Protagonists Jenny (Fiona Wade) and Sam (George Rainsford) by a big old house in Central London, which in itself sounds like make believe, and whilst renovating their cavernous new comfort zone Jenny hears what she perceives as the sounds of a man shuffling and crying through their daughter’s baby monitor.

Jenny jumps to haunting. Sam, who is away on a business trip at the time, believes there must be a more ‘rational’ explanation. And to tackle the issue like level headed adults they invite friends Lauren (Vera Chok) and Ben (Jay McGuiness) round for a dinner party/séance. Let the battle of ethereal ideology commence…

Until we finally have proof of life after death, or literally give up the ghost, this sceptic Vs believer seesaw will be a common ground when discussing the supernatural – or train line vibrations, depending on your viewpoint.

And it is this two-sided approach that made Robins’ podcasts so engaging – never really landing too firmly on one side or the other, but building a community of people fervently engaged in the eternal debate.

Robins’ stage show, 2:22 A Ghost Story, premiered in London’s West End at the Noël Coward Theatre from August to October 2021. It received widespread rave reviews and a slew of award nominations, including a Laurence Olivier Award shoulder tap for Lilly Allen as Jenny in the original cast.

Having gone on to tour Los Angeles, Australia, Prague, and Singapore, the show returns to British theatre with a new cast for 2024 – kicking of with five days at The Alexandra Theatre in Birmingham, before heading out across the UK until June.

2:22 A Ghost Story – official trailer (featuring previous UK cast)

 2:22 A Ghost Story runs at The Alexandra Theatre in Birmingham from 16 to 20 January, with a BSL performance at 2:30pm on Saturday 20 January. For more information and direct links to online ticket sales, visit:

For more from The Alexandra Theatre, Birmingham, visit:

Chartreuse headline Hare and Hounds as part of Independent Venue Week – Thursday 1 February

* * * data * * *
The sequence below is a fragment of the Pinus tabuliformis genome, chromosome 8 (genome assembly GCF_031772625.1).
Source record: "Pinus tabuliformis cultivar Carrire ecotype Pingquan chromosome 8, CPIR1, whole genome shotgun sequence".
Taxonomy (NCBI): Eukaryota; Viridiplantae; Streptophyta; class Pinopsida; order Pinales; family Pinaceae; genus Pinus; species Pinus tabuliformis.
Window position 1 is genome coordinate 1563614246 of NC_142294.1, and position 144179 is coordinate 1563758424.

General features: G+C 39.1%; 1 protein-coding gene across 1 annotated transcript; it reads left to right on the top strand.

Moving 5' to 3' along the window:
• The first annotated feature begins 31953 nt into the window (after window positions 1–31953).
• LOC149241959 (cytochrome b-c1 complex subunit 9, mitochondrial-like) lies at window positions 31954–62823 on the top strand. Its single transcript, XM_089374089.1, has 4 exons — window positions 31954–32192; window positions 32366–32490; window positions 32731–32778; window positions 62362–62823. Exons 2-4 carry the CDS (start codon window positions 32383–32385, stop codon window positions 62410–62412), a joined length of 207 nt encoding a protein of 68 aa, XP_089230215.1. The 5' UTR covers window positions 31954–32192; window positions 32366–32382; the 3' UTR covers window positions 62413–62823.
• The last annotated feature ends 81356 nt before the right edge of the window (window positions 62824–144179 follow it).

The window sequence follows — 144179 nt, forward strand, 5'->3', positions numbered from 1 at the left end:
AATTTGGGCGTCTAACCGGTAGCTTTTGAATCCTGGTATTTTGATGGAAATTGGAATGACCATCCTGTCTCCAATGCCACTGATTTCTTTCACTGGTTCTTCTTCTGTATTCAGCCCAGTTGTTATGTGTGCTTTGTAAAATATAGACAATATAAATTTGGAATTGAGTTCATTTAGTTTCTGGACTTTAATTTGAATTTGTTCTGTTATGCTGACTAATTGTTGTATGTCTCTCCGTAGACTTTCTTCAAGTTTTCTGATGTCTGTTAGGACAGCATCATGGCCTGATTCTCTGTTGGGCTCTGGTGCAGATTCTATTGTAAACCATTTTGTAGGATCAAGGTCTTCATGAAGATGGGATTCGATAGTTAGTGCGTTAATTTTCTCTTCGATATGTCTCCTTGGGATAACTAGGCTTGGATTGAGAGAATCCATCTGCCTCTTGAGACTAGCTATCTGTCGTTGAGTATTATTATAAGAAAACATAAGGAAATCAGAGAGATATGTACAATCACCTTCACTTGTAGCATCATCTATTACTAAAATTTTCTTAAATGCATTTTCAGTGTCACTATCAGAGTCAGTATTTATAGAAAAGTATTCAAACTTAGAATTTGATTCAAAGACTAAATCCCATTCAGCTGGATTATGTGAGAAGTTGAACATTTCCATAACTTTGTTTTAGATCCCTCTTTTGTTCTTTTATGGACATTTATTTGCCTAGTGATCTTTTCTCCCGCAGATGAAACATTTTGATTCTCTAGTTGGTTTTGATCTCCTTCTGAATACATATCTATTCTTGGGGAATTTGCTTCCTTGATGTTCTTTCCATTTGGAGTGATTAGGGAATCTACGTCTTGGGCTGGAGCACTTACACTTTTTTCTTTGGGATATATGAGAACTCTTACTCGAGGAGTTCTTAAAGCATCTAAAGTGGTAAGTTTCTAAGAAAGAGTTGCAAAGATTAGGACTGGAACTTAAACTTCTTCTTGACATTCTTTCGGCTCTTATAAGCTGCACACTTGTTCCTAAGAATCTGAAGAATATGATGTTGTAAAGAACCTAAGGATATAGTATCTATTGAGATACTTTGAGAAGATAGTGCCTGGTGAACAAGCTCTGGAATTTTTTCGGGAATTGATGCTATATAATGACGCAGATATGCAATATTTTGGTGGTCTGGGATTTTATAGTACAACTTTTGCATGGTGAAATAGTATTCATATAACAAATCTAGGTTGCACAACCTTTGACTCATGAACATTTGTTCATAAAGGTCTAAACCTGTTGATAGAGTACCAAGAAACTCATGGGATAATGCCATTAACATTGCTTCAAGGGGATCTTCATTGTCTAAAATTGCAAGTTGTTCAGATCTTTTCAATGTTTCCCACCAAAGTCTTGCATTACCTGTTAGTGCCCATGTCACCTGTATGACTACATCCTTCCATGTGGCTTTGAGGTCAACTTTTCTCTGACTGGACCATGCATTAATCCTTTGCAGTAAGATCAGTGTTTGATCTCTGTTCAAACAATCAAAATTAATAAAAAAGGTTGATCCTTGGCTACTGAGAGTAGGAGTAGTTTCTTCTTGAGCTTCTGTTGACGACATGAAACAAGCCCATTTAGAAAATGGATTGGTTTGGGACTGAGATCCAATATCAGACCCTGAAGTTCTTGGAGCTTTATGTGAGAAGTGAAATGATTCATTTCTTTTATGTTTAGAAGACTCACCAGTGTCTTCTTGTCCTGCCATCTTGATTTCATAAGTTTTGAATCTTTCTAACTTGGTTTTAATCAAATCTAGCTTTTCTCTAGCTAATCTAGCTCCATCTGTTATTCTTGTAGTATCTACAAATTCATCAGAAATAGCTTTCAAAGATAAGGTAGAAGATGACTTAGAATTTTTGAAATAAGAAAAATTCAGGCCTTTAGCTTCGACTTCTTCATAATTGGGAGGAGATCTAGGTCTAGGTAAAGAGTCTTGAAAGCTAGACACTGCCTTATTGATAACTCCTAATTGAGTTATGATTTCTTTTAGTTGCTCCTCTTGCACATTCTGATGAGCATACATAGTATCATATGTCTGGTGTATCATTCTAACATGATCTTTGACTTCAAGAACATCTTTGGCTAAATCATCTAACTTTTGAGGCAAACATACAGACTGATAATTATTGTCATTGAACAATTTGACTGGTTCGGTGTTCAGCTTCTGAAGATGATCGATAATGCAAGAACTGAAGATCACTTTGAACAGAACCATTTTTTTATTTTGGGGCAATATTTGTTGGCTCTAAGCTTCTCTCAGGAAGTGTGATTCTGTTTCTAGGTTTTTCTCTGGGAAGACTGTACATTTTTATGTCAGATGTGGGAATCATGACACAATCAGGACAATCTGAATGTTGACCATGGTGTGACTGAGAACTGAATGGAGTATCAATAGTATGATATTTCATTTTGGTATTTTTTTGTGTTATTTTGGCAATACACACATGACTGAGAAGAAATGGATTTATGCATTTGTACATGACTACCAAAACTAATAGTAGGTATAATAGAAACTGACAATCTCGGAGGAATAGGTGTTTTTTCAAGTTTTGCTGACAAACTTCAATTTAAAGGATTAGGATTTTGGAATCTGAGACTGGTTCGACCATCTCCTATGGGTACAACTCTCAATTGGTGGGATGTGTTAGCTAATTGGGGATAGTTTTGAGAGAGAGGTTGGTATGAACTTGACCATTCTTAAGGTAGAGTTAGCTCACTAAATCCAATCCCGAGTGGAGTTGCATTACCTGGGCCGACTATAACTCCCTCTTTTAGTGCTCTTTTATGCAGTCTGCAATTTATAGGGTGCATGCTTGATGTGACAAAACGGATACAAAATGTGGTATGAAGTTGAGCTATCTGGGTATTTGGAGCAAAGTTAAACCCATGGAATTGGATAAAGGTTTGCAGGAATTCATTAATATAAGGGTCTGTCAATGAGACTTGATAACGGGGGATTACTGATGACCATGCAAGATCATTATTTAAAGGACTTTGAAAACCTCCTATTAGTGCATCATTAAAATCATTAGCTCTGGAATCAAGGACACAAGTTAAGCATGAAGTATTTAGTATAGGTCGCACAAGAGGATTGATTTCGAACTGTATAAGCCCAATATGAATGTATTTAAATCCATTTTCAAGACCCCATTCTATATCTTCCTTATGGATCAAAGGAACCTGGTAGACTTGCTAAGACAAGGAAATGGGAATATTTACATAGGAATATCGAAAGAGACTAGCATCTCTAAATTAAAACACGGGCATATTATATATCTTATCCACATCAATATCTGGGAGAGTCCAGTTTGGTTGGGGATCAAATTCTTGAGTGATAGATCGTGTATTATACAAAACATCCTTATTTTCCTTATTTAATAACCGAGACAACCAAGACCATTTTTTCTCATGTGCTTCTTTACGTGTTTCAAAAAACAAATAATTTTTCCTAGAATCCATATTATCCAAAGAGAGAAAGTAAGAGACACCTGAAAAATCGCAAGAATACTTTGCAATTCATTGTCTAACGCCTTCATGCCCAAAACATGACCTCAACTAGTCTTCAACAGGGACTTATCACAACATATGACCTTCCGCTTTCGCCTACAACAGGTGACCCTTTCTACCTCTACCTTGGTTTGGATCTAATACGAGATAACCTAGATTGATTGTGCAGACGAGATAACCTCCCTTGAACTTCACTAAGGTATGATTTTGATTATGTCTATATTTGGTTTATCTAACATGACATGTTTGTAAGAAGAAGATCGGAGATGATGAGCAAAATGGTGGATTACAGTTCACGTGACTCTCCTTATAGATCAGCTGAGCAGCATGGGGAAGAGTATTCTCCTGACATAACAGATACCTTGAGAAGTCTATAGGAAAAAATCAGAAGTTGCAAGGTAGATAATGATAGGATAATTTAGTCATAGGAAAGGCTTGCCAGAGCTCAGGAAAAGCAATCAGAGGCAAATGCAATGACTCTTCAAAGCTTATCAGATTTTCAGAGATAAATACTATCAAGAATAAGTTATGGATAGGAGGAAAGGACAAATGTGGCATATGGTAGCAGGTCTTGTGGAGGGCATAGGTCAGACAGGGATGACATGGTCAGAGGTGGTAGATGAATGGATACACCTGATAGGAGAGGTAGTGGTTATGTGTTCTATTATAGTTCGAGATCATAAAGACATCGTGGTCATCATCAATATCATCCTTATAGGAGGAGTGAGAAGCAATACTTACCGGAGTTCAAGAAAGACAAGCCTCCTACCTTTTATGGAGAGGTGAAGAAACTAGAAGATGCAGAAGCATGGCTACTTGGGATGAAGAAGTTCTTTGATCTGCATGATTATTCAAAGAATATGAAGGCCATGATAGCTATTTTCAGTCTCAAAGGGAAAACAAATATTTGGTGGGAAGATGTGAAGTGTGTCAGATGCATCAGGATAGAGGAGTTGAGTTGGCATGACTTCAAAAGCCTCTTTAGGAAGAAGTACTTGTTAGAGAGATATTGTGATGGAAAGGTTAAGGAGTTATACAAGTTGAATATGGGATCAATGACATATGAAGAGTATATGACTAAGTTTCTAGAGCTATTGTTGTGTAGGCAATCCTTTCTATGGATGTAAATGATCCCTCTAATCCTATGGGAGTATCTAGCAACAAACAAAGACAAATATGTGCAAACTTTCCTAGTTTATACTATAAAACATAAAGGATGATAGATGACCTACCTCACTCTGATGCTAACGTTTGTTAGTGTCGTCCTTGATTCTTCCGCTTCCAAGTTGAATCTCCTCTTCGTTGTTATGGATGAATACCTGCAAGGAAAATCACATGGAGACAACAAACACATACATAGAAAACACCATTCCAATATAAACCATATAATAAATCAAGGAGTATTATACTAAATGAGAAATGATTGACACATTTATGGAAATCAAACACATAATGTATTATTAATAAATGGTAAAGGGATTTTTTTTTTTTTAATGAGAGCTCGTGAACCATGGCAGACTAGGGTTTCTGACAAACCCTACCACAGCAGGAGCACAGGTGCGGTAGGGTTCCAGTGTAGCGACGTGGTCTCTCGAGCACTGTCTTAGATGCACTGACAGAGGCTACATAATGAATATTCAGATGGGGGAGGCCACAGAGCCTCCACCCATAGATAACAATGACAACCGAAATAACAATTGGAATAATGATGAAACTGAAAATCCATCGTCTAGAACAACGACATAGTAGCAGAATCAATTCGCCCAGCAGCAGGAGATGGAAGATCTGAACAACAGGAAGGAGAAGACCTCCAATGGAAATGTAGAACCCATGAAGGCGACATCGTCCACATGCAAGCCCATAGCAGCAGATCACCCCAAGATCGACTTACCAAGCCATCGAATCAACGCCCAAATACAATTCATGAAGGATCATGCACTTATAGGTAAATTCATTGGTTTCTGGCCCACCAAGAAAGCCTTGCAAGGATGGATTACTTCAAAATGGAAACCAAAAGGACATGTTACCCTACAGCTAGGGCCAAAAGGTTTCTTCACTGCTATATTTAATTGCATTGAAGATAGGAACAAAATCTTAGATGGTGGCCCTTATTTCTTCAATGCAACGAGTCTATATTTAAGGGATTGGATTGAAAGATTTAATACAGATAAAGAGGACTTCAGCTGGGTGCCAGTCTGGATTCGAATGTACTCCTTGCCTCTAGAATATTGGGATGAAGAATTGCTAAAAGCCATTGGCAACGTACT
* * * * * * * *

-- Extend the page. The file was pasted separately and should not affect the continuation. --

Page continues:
Words by Ed King

On Thursday 1 February, Black Country fourpiece Chartreuse headline the Hare and Hounds in Kings Heath – with support from Wildforms.

Doors open at 7:30pm with tickets price at £10 plus booking fee, as promoted by This Is Tmrw. Minimum entry is 14 years old, with anyone lucky enough to be under 18 needing (a legally) adult supervision.

For more direct information and links to online ticket sales, click here.

Coming to the Hare and Hounds for their first gig of 2024 and as part of the Kings Heath music hub’s line up for Independent Venue Week – the nationwide celebration of… the clue is in the title – Chartreuse are still riding the wave of their debut album, Morning Ritual.

Released in November 2023, Chartreuse celebrated their long-awaited debut LP (released just in time for Christmas and just shy of a decade after they formed in 2014) with a series of in-store gigs and on celebrated stages – including Rough Trade in Bristol and London Town’s noisemaking 600 capacity newcomer, Lafayette.

12 tracks of blistering dark electronica, Morning Ritual is the shoegazing broken beat Chartreuse celebrants will know and love – but with some surprisingly jazz infused twists and turns, and a clarity in production that carries the torch Mike Wagstaff stared burning on their 2021 Is It Autumn Already? EP.

Tracks like ‘Sheild From Bedlam’, ‘This Could Be Anything’, and the arguably the album’s opener ‘All Seeing All The Time’, deliver the band’s familiar ether nestling laments with Michael Wagstaff’s vocals taking the lead – before the baton is handed over to co-founder/vocalist Harriet Wilson for some same same but different with ‘Are You Looking For Someone’ and the superb ‘Whippet’.

But Morning Ritual has a few surprises up it’s sleeve, including the title track itself – where Wagstaff seems to have been kidnapped by some Tom Waits cytogeneticists and told to “do your thing, but a bit like us”. Beautiful.

There’s a couple more lounge room lizard footprints running up and down the album too, as well as a midway wake up call with ‘Never To Be Real’ – taking a play from the Daughter and Spaceman 3 approach to album track listing.

But you can check all this out for yourself by getting some of those less than wanted Christmas gift onto Ebay and buying a ticket to the Hare and Hounds for the first day of February.

And if my lazy alliteration wasn’t enough to convince you, have a stop, look, and listen at this… enjoy.

‘Whippet’ – Chartreuse

Chartreuse play the Hare and Hounds in Kings Heath on Thursday, 1 February – with support from Wildforms, as promoted by This Is Tmrw. For more gig info and links to online ticket sales click here.

For more on Chartreuse visit:
For more on Wlidforms visit:

For more on This Is Tmrw, including full events listings and links to online tickets sales, visit:
For more from the Hare and Hounds (Kings Heath) visit:

Independent Venue Week runs from Monday 29th January to Sunday 4th Feb, with more gigs at the Hare and Hounds and venues across the country. And North America… if you have the transport. To find out more visit: